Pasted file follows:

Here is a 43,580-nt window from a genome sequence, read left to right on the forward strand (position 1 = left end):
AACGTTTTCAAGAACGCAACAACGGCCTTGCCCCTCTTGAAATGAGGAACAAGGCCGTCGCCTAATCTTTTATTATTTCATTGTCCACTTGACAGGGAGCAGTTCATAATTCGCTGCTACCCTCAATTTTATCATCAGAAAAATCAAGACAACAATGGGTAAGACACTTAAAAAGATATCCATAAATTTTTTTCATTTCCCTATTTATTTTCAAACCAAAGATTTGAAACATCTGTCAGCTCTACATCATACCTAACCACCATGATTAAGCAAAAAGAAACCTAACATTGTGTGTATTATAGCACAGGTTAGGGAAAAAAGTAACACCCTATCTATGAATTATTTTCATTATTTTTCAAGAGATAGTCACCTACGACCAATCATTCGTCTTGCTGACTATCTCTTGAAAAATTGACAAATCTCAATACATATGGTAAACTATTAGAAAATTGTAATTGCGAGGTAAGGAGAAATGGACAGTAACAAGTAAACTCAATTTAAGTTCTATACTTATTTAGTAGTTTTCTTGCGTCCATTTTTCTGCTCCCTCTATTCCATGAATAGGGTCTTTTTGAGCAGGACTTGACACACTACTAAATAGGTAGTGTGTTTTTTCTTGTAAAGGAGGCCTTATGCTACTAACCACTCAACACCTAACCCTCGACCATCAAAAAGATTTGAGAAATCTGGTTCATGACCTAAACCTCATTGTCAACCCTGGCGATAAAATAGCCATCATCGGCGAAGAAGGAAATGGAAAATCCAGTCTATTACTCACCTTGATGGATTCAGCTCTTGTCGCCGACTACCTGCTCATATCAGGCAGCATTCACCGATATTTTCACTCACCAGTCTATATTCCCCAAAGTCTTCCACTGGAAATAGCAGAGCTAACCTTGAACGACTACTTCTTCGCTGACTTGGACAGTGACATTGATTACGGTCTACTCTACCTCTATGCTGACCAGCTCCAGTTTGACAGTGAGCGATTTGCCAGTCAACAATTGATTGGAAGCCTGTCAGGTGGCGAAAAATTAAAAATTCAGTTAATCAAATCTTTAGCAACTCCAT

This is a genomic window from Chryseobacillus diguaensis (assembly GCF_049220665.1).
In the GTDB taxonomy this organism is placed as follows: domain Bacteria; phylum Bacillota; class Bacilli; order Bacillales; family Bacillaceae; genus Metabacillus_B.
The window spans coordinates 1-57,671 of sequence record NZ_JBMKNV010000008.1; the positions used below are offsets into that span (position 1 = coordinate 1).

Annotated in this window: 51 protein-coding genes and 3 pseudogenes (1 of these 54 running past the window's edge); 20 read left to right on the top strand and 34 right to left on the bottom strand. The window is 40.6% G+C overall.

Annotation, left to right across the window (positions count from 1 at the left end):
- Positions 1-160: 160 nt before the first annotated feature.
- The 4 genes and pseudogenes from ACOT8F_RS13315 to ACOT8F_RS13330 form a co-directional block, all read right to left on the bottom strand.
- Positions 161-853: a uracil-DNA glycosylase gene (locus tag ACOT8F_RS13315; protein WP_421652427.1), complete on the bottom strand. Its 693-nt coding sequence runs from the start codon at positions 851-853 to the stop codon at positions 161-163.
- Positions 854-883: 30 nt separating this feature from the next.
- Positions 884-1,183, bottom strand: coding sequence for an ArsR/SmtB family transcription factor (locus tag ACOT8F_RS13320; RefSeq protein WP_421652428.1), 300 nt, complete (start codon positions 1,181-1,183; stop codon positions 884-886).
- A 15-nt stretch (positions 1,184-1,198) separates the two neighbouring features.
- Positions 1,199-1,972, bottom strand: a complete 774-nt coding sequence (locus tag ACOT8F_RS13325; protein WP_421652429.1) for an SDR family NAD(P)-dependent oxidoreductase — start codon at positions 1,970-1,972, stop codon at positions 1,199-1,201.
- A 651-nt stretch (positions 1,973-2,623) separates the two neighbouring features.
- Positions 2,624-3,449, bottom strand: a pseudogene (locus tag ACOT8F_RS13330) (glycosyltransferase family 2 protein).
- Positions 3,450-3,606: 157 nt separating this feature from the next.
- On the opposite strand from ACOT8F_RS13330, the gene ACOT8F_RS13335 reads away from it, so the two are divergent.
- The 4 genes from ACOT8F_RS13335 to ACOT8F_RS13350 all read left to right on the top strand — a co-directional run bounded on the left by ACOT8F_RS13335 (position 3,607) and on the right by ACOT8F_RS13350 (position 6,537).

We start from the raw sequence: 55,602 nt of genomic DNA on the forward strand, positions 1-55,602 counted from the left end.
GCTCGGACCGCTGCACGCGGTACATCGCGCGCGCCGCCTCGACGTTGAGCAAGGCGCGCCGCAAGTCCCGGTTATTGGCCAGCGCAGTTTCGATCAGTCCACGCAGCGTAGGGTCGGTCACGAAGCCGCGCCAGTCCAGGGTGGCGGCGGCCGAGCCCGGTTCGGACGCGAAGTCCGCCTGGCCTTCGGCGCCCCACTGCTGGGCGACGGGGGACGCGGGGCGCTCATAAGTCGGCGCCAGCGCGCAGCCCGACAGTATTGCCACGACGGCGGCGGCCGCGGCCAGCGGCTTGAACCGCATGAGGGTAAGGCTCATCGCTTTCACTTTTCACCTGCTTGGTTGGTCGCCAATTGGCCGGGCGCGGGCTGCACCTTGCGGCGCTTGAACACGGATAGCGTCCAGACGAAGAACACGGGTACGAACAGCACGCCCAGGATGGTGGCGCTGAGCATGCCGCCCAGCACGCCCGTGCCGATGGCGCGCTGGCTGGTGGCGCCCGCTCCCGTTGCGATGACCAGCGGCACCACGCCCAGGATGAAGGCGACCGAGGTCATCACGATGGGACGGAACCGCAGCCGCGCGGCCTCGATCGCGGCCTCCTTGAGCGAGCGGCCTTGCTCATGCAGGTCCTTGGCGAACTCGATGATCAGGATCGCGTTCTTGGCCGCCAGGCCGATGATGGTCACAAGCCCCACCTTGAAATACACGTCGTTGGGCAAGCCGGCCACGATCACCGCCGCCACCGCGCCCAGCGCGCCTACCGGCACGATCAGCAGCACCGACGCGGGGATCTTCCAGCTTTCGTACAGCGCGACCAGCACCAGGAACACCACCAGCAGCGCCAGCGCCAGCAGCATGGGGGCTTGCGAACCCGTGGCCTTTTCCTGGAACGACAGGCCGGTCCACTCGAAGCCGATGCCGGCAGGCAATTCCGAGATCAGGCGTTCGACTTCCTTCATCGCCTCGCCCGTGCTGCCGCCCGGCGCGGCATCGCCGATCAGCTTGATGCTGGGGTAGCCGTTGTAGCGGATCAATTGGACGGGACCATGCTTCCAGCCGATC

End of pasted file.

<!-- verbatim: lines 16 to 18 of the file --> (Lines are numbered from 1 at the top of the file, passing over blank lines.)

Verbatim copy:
- Positions 2,624-3,449, bottom strand: a pseudogene (locus tag ACOT8F_RS13330) (glycosyltransferase family 2 protein).
- Positions 3,450-3,606: 157 nt separating this feature from the next.
- On the opposite strand from ACOT8F_RS13330, the gene ACOT8F_RS13335 reads away from it, so the two are divergent.